First a history lesson (if that's OK):
The serial port was originally designed to connect a computer to a modem (back in the days before computers had internal modems). The original standard (V24 in Europe & RS232 in the USA) used a 25 way DIN connector. These 25 pins, however, included a lot of old fashioned signals that are not used by a modern modem, so computer designers started to use a 9 pin DIN connector for serial ports instead and you won't find many 25 way serial ports around.
Because the serial connector is designed to connect a modem to a computer, the transmit output signal on the computer is an input signal into the modem (and vice versa). Hence, if you connect all the 9 pins of a serial port on a computer dirctly to all the 9 pins of another computer, it won't work, because outputs will connect to outputs etc. Thus, to connect two computers via their serial ports, you need a ''null modem'' cable (''null'' because there's no actual modem there) which crosses over the transmit and receive pins, etc.
The parallel port was originally designed to connect a computer to a printer. Although the connector standard for this was a rather large and ungainly ''Centronics'' connector (you'll still find them on the back of parallel printers), computer manufacturers decided to use the same 25 way DIN connector that was originally used for serial ports. Confusing!
USB is a much more modern standard for connecting anything from printers to cameras to a computer. It's a very fast serial connection. USB comes in three flavours, by the way, (1.0, 1.1 and 2.0), but that's not too bad as the later ones are compatible with the earlier ones. At the computer end, the USB connector on the cable is a fairly small rectangular plug and at the peripheral end of the cable it's either a square plug with two corners cut off or a really small miniature plug. For the same reason that you can't connect two serial ports together, you can't connect two USB computer ports directly together or they would fight.
Most recent laptops don't support either serial or parallel ports, but all support USB. Most desktops still support parallel and serial ports as well as USB(although I guess it'll get rarer).
The upshot of all the above is:
On the computer, a 9 way connector will be a serial port and a 25 way connector will be a parallel port It would have to be an old modem or a **really old** computer to have a 25 way serial connector.
To connect two computer 9 way serial ports, you must use a ''null modem'' (i.e. crossed over) cable. The easiest thing is to tell the assistant at the computer store what you want it for and he/she should get you the right type. Similar cross over cables with a 25 way connector at each end can be obtained for connecting two parallel ports, but they're not very common. Beware of a cable with a 9 way connector at one end and a 25 way connector at the other - it's almost certainly to connect a computer with a 9 way serial port to an old modem with a 25 way serial port. It won't convert serial to parallel!!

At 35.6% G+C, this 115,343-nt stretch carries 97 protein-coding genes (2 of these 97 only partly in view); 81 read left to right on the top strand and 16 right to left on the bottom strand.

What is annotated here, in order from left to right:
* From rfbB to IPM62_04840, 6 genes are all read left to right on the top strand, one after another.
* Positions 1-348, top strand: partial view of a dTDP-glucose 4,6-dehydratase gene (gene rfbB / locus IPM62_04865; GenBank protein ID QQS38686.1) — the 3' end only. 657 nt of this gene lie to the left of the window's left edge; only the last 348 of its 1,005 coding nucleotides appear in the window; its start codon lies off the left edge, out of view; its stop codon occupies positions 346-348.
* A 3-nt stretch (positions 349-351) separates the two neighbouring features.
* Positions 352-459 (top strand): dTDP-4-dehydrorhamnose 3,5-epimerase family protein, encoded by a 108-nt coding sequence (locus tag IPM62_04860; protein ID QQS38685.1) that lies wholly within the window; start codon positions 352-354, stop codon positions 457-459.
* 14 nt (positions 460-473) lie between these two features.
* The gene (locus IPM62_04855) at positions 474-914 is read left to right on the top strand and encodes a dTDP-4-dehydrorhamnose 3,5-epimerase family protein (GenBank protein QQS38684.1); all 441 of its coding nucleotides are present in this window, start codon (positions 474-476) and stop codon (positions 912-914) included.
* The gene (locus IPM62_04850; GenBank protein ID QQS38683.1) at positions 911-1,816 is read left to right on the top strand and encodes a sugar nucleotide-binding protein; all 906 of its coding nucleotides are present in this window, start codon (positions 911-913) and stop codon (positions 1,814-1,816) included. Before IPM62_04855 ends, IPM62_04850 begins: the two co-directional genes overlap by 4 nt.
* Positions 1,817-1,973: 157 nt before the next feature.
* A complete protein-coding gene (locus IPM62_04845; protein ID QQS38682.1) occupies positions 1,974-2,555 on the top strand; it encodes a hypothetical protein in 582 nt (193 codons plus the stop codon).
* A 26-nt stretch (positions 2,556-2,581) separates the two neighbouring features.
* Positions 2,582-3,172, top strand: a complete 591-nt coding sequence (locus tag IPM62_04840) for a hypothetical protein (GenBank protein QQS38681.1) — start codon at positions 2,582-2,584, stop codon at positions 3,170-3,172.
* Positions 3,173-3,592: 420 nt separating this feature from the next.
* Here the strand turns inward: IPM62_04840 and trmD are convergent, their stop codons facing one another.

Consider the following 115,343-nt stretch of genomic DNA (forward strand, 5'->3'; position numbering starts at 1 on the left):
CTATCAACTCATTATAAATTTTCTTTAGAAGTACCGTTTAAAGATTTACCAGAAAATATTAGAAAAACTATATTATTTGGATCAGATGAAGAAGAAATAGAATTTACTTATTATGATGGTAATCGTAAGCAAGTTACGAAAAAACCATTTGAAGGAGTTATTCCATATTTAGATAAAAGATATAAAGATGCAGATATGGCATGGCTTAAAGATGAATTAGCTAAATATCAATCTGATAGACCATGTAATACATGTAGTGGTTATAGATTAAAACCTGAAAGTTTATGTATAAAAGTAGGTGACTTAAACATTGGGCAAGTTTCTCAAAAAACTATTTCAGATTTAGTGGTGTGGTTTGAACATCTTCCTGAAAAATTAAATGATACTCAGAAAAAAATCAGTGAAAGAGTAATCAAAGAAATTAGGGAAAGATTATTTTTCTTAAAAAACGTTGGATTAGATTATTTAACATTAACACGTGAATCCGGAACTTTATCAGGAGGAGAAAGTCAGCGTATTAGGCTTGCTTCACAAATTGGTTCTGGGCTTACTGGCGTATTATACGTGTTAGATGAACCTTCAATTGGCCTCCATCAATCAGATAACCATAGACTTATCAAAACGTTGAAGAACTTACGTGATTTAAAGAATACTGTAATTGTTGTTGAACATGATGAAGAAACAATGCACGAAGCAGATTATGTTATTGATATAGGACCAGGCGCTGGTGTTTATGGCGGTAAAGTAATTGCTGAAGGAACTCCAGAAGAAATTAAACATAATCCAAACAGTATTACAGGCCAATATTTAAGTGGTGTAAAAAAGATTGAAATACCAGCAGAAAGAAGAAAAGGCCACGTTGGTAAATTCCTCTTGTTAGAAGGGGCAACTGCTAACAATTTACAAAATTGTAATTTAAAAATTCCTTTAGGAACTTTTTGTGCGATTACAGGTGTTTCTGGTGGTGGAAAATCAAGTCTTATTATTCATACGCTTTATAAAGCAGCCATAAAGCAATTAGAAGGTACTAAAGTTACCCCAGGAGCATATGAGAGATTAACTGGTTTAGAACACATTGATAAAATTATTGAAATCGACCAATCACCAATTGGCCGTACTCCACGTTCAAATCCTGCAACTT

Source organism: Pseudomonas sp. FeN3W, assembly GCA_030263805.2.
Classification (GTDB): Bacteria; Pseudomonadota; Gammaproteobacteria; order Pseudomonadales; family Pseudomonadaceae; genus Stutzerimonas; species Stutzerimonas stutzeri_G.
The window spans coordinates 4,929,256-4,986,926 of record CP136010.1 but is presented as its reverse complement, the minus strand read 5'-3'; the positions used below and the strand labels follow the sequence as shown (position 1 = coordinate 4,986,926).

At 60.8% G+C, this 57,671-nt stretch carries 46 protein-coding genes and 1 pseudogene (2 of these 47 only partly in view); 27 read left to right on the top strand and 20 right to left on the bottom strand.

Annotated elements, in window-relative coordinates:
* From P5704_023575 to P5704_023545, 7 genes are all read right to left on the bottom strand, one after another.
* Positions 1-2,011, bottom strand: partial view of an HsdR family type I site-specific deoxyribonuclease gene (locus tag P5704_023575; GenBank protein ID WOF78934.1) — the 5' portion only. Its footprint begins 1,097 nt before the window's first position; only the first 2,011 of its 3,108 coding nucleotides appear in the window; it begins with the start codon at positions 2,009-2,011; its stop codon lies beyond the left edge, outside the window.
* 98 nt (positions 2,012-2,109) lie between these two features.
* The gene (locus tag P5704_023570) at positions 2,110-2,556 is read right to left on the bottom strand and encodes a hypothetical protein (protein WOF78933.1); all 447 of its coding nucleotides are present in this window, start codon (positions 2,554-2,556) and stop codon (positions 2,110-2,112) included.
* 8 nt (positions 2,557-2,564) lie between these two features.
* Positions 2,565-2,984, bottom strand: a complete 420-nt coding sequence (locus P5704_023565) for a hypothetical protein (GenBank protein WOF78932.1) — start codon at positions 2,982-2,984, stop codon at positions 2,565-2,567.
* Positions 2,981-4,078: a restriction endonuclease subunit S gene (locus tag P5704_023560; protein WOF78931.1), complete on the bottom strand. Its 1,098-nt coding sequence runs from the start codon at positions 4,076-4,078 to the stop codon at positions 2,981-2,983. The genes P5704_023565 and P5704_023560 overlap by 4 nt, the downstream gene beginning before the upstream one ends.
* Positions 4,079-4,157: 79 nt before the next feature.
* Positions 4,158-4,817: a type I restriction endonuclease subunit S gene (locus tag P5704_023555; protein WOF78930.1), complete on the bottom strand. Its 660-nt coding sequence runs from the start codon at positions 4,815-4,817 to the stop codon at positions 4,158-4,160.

Because laptops often don't have either serial or parallel ports, you can buy an adaptor which converts a USB port to a serial port or one which converts USB to a parallel port.
You don't mention what the other computer is. Does it have a serial port? If so, the solution might be buy a USB to serial convertor to get from USB to serial on the computer which doesn't have a serial port and a null modem cable to connect the convertor to the other computer. If neither computer has a serial port, you could use two USB to serial convertors (one on each computer) and a null modem between them, but that's really getting a bit messy.
Shopping list to connect two computers via serial ports would be:
a) Both computers have a serial port: buy 1 null modem cable.
b) Only one computer has a serial port: buy 1 USB/Serial convertor and 1 null modem cable.
c) Neither computer has a serial port: buy two USB/Serial convertors and 1 null modem cable.
It's a bit of a dilemma: connecting the two computers together, if you can, will give you an easy software life (especially if both are running XP). Getting the computers networked (via radio or ethernet) takes a bit of setting up but can pay for itself in sharing printers, files and network connections. Using something like a USB memory key is a very simple way to transfer files from computer to computer but means you have to find all the files you need and probably do some of the transfer of settings and preferences by hand.